An argument for no climate boundaries across nations and race
Reflecting on my childhood, I realize that my relatives and friends all showed the same level of disinterest in climate change. In fact, I don’t remember discussing climate change in school very much, either. In my lifetime, I’ve noticed environmentalism used to be a concern for fewer people. But today, more people — regardless of race, ethnicity or socioeconomic status — are paying attention to environmental issues.
A few factors have been shown to contribute to an individual’s relationship to the environment. For instance, wealthy people have larger carbon footprints because they use more energy, consume more and live in bigger houses. But wealthy people are more likely to adopt green practices, like switching to organic produce, because they can afford to.
While people in poorer countries lack the resources to live “greener” lives, a study by Dr. Malcolm Fairbrother of Bristol’s School of Geographical Sciences found they are no less concerned about the environment. However, they typically care more about clean air and water rather than climate change.
Everybody wants and deserves a healthy environment. Environmentalism isn’t just a luxury for people who are rich or white.
Some have argued that American environmentalism has its roots in racist ideology — since early environmental pioneers like Madison Grant were racist old dudes. They have also argued that environmentalists like John Muir cared more about the treatment of animals than the treatment of some groups of people.
Some have claimed that the environmental movement has become “too white” in recent years, since politicians like Al Gore and celebrities like Leonardo DiCaprio have become faces for the movement. But others say that we’re moving toward a return to environmental justice, which developed decades ago in response to mainstream environmentalism.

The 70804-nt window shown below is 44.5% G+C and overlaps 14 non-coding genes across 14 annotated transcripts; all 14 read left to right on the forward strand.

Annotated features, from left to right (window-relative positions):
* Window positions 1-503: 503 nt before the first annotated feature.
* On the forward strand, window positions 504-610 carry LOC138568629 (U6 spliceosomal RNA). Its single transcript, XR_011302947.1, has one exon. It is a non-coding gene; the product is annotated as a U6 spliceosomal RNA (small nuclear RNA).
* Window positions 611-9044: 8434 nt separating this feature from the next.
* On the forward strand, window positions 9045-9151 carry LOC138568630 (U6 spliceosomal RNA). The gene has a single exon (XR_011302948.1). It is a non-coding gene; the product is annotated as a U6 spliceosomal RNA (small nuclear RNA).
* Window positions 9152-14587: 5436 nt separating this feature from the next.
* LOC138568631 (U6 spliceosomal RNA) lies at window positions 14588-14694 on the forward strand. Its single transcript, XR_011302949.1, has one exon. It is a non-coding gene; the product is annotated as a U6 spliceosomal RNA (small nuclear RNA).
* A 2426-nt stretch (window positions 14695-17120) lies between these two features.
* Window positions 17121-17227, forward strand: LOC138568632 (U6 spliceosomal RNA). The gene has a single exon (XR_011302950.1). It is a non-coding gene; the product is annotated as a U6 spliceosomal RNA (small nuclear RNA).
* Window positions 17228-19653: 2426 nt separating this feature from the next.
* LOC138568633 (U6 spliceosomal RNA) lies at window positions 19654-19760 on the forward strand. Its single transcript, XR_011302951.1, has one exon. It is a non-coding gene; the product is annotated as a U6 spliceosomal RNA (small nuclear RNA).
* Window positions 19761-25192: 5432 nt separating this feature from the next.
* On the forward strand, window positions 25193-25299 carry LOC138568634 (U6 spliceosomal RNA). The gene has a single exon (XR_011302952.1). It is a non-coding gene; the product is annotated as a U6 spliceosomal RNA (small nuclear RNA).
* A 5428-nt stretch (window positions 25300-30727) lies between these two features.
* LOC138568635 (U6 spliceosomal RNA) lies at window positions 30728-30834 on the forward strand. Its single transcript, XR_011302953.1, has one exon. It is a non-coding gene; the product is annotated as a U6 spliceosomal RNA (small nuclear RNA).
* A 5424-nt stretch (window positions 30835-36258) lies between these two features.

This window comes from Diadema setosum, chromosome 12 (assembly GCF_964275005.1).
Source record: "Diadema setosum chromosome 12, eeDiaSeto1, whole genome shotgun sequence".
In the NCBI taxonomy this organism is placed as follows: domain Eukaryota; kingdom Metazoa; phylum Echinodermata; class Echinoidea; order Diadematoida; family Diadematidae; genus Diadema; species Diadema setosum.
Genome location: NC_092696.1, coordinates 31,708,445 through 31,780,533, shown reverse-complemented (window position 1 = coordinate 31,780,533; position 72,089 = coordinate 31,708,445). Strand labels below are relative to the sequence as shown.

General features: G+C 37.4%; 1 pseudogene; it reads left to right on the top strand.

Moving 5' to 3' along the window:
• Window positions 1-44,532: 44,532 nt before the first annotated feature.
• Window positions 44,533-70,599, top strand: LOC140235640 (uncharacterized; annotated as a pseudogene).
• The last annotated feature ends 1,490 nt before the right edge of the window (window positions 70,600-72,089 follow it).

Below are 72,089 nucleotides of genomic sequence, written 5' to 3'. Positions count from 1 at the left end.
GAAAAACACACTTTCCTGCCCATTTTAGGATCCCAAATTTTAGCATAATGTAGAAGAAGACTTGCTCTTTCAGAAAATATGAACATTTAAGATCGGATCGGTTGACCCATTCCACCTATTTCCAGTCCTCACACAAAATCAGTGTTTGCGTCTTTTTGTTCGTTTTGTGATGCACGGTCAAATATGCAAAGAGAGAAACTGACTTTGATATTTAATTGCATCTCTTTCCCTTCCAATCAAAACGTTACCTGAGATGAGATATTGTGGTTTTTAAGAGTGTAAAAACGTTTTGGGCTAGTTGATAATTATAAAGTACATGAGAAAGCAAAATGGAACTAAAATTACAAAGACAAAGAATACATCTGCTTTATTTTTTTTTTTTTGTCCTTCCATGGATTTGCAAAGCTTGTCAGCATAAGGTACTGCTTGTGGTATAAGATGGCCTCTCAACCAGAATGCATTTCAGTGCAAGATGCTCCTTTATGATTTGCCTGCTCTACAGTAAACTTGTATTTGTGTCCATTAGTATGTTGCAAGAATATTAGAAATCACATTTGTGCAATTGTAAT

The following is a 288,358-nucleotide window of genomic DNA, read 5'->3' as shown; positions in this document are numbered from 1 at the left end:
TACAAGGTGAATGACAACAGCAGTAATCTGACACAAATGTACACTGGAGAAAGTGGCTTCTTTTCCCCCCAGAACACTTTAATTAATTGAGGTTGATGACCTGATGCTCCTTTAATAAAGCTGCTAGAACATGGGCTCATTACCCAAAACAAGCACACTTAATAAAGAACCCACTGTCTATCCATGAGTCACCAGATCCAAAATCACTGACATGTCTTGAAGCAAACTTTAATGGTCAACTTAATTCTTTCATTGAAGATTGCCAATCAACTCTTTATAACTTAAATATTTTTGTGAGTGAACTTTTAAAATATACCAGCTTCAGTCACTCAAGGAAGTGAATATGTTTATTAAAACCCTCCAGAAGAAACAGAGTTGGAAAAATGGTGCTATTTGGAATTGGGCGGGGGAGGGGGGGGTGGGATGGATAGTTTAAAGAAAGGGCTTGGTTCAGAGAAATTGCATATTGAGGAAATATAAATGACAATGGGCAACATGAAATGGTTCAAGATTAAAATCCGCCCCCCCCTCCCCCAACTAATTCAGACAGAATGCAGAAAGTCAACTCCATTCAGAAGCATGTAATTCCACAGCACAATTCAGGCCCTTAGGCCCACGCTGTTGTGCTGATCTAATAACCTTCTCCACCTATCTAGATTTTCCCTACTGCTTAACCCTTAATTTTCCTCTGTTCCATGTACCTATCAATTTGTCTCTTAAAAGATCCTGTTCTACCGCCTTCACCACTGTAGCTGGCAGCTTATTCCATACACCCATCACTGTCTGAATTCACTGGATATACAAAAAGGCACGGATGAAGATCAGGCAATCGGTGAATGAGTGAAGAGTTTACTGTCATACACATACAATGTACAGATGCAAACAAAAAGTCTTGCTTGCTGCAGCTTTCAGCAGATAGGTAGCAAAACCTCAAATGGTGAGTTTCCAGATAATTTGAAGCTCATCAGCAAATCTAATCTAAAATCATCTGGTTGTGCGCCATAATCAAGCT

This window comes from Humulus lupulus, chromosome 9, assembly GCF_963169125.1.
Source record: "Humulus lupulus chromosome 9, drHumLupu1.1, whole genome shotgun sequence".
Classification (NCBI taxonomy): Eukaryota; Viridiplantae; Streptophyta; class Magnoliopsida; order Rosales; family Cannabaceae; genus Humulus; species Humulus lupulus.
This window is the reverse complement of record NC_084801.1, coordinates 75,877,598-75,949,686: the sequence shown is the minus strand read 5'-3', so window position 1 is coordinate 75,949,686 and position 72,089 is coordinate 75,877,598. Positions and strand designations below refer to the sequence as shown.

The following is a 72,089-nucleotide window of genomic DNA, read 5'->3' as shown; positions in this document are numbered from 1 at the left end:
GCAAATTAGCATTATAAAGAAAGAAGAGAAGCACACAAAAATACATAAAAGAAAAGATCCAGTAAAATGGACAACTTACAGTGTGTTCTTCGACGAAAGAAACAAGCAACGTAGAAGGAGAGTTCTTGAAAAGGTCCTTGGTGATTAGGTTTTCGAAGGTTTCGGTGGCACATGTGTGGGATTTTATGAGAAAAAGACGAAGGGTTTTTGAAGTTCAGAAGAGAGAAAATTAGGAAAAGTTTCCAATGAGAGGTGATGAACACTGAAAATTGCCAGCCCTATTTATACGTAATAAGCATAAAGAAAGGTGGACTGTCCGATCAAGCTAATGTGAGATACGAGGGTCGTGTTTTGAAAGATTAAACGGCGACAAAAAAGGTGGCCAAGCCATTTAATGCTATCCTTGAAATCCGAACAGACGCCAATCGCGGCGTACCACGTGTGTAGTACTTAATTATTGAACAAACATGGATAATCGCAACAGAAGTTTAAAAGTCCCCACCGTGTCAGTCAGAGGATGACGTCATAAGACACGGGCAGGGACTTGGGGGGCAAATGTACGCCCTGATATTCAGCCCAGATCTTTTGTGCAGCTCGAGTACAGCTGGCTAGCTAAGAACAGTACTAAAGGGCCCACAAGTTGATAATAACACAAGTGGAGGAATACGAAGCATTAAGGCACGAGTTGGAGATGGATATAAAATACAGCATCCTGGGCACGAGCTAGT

In the 1980s, mainstream environmentalism was criticized for being “too white” and only caring about majestic animals and landscapes.
More recently, environmentalism has seen social-justice battles. The Standing Rock Sioux opposed the Dakota Access Pipeline, Miami activists continue to fight climate gentrification and the Movement for Black Lives advocates for the end of environmental racism.
“Communities of color, which are often poor, are routinely targeted to host facilities that have negative environmental impacts — say, a landfill, dirty industrial plant or truck depot,” says the National Resources Defense Council’s website. “The statistics provide clear evidence of what the movement rightly calls ‘environmental racism.’”
Poor communities risk more exposure to pollutants than rich ones. Even though we still see disparities between wealthy and low-income communities, the environmental movement has diversified over the years. And we have to keep learning to work with our differences and inequalities to make the environment better for everyone.
American culture has diversified as well. It’s complex, even on the individual scale, and to claim that environmentalism is “too anything” is narrow-minded. We have to start thinking about a healthy environment as a basic human need which everyone deserves.
As a developed country (where people consume more and use more energy), it’s our responsibility to set the example. We should be passing eco-friendly laws and creating cutting-edge green technologies that can be passed along to less-developed countries.
How do we make sense of all this gobbledygook? Altruism, which works well with environmental justice. We make “greener” choices, hoping that our personal actions can make a difference because they create a culture of caring. And, hey, maybe this will influence voting, too. We set the example for the environmental standard we hope to achieve, live within our means and lend a helping hand to the less fortunate.
In short, we do everything that Miss America has been telling us to do for the last century.
Written by: Jess Driver — email@example.com
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